## Math Mania: Patterning

MATH MANIA: PATTERNS

Our number system is made up of core patterns.  It is important to begin training children to recognize patterns.  Proving opportunities and experiences aides in this skill development.  We will take a look at activities that offer opportunities to examine the elements in a pattern, reproduce patterns, and create patterns.

I must warn you now, children become so excited about “patterns,” they begin to see them in everything.  They will come to you with a huge smile and say, “Hey, my shirt has a pattern!” or “Mom, our dishes have a pattern!”  That smile and knowing how much enjoyment learning can be, will be worth all the effort!!

Some of the materials that will be useful:

• Construction paper cut outs of shapes. (Pattern Shape Cards link to pdf.)
• Rubber Stamps
• Pattern blocks (see the link for printable pattern blocks in the “Math Mania:Geometry” blog.
• Pencils/crayons/markers
• Strips of paper in multiple colors
• Stickers that are repetitive.

The skills taught in patterning are:

¨      Identifying patterns in the environment
¨      Identifying patterns in numbers
¨      Extend patterns
¨      Copy patterns
¨      Create new patterns

In teaching patterns, begin with only two attributes (color, size, direction, etc.). As patterning is mastered with two, then add a third, and so on.  For example, begin with an AB pattern.  If we used red and blue it would look like this:

You can then go to something more advanced like AABAAB:

After that, add another color and start and ABC pattern:

Before we get started, if you teach in themes and need help incorporating patterns into your theme, I will be glad to help, just let me know.

So, here we go with activities:

In all of these activities make sure you are allowing your child to:
¨      Create a new pattern on their own
¨      Make sure you are saying the attribute: “red, blue, red, blue” and then the labeled pattern “ABABAB” It is important for your child to see that red is A and blue is B.  If this is not a concept he can do on his own, that is perfectly acceptable at this young age; however, you must continue to point the labeled pattern to him. He WILL eventually “get it!”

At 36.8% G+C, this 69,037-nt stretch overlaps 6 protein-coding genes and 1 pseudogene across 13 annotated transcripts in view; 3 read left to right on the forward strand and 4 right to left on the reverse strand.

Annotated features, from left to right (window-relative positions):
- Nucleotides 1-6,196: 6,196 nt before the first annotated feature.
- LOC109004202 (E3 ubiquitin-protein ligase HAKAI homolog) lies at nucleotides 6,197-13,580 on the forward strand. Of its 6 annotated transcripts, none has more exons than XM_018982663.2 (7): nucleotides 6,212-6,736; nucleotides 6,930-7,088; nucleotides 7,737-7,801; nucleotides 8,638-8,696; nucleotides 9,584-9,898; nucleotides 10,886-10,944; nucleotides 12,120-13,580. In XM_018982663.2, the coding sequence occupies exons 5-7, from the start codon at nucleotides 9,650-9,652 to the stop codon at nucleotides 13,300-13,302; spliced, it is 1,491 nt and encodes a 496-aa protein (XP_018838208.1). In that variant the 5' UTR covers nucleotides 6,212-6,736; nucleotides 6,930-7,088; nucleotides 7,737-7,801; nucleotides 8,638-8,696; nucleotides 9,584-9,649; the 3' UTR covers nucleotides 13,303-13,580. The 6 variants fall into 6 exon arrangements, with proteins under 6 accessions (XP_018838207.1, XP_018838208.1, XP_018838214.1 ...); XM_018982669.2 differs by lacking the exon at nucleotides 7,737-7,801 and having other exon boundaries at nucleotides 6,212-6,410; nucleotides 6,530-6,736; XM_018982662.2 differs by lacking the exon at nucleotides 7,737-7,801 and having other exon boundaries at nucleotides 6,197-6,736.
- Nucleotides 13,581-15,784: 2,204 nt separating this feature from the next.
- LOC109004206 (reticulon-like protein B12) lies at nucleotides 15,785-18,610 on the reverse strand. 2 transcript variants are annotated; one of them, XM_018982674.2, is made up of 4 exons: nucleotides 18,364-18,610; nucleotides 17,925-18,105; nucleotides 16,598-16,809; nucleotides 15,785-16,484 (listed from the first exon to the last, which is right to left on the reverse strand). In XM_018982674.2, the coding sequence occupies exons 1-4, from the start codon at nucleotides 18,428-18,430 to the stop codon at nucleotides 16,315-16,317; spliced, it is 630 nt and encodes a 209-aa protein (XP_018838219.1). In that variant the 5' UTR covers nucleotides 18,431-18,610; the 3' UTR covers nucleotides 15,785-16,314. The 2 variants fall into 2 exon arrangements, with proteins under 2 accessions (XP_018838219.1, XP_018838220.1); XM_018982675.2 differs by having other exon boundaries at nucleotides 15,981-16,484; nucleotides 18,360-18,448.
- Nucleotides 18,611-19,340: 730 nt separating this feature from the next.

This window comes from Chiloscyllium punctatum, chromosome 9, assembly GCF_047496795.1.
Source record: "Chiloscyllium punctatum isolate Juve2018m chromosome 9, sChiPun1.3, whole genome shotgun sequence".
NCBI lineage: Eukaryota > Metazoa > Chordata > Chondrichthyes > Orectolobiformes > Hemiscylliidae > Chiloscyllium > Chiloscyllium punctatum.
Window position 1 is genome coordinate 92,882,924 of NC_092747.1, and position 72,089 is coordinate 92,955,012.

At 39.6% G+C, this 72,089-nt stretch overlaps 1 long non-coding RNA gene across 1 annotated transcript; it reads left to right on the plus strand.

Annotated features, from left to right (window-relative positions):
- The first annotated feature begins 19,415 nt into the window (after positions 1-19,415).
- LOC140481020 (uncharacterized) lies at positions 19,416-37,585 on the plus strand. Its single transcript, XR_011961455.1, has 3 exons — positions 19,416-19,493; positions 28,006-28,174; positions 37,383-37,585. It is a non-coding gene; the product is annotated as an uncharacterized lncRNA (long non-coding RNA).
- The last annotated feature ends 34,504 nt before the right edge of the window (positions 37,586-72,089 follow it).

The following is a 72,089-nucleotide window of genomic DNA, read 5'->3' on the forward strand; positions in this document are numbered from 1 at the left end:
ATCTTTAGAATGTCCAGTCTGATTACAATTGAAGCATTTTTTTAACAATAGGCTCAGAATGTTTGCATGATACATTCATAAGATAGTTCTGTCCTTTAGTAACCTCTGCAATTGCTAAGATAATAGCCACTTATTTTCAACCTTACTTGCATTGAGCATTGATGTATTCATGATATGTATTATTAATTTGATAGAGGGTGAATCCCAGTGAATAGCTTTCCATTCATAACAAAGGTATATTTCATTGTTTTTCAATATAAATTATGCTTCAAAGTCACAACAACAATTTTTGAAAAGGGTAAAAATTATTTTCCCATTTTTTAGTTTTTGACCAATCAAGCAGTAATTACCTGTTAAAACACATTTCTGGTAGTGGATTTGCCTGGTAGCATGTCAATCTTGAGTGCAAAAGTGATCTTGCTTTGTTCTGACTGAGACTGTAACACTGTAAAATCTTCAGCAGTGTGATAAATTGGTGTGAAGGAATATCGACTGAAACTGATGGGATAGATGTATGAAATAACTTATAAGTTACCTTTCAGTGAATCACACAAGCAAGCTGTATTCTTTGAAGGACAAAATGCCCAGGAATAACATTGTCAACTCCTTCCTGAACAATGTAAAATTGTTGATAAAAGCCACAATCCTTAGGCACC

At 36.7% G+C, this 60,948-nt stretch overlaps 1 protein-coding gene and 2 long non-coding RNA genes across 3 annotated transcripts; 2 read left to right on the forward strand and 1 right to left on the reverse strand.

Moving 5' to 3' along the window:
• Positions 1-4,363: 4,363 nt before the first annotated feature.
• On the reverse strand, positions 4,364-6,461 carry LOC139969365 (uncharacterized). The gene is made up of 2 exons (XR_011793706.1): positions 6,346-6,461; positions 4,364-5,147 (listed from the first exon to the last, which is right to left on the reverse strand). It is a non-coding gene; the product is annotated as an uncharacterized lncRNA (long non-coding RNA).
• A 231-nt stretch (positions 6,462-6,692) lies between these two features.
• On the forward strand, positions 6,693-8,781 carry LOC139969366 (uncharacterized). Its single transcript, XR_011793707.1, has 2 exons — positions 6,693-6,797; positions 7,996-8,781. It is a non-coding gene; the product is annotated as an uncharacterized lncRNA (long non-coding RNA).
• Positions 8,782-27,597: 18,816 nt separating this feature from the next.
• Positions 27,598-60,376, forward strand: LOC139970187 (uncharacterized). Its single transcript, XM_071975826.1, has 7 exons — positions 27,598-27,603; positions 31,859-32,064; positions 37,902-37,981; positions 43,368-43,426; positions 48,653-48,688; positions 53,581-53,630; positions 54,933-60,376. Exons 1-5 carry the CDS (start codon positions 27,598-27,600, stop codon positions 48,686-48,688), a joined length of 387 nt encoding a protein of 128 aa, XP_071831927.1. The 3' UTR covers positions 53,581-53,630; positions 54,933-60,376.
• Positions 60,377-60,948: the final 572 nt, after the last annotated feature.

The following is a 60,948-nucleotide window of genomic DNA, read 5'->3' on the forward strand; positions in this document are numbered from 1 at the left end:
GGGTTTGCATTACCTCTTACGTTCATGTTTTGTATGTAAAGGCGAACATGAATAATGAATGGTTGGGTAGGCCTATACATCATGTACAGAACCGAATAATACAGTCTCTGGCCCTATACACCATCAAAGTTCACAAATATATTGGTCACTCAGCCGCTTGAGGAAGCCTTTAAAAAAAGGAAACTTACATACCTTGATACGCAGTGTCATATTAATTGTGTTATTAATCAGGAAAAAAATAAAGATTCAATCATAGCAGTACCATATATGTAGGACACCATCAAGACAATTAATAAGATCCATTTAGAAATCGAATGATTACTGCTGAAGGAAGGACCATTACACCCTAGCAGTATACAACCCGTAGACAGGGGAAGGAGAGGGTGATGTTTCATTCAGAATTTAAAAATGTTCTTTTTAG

Activities that require no materials:

Patterned Sounds: In this activity, clap, snap/slap in a sound pattern.  As you begin this game, actually chant the pattern: “snap, clap, snap, clap, etc”  Have your child join in when they can.  Once this pattern is achieved by your child, change it to a different pattern, “clap, clap, snap, clap, clap, snap, etc”.  As your child improves, add a third action.

Patterned Movements: This activity is done the same as Patterned Sounds, but with movements like: jump, step, bend, stretch, arms up, arms down, etc.

Activities with items around the house:

Copy the pattern: Using items around the house: dry beans, buttons, toothpicks, leaves, etc, make a pattern and your child draws the pattern. Allow your child to then make up the pattern and draw it, too.  *Note for young children, allow them to verbalize the pattern.

Shoe pattern: Collect different shoes from around the house and use an attribute to make a pattern: dressy, tennis shoe, dressy, tennis shoe, etc.

Object Patterns:  Using things from around the house, make a pattern.  Paper clip/rubber band; apple/orange; fork/spoon/knife; rock/leaf; red candy/blue candy; etc.  Be as creative as you can with this.

Candy/food Patterns:  Use candies like: skittles, M&Ms, color sprinkles, different macaronis, etc.

Pattern Walk:  With a note pad or camera, take a walk and find patterns to draw/photograph in the yard, house, community.

Magazine Scavenger Hunt: Find patterns in magazines.  Cut them out and glue them to paper.  Make a “Pattern Picture Book”

Draw/color/paint a patterned snake, caterpillar, flower bed,  etc.

Make a pattern construction paper chain.

Make a patterned bracelt, necklace, etc using pipe cleaner or yarn with beads,  multi-colored straws cut into small pieces, colored macaroni, etc.

Make a patterned bird feed garland for outdoors.  Parents will need to help with this one.  Using a needle and thick thread string cheerios, popcorn, cranberries, etc, into a pattern.  Hang outdoors for the birds.

Print the Shape cards and make patterns with those.

Print pictures of the theme you are doing and put those in a pattern.  For example, if transportation is your theme you could do car, truck, car, truck, etc.  Pets: dog, cat, fish.

Use Rubber stamps and make a pattern.

Make your calendar time include patterns every day.  For example: your calendar number cards can have pictures that go along with a theme you are teaching and rotate them daily.  If you aren’t teaching in themes, you can use colored cards or shapes on the cards.

Using the little decorative erasers or foam shapes from the dollar stores, make patterns.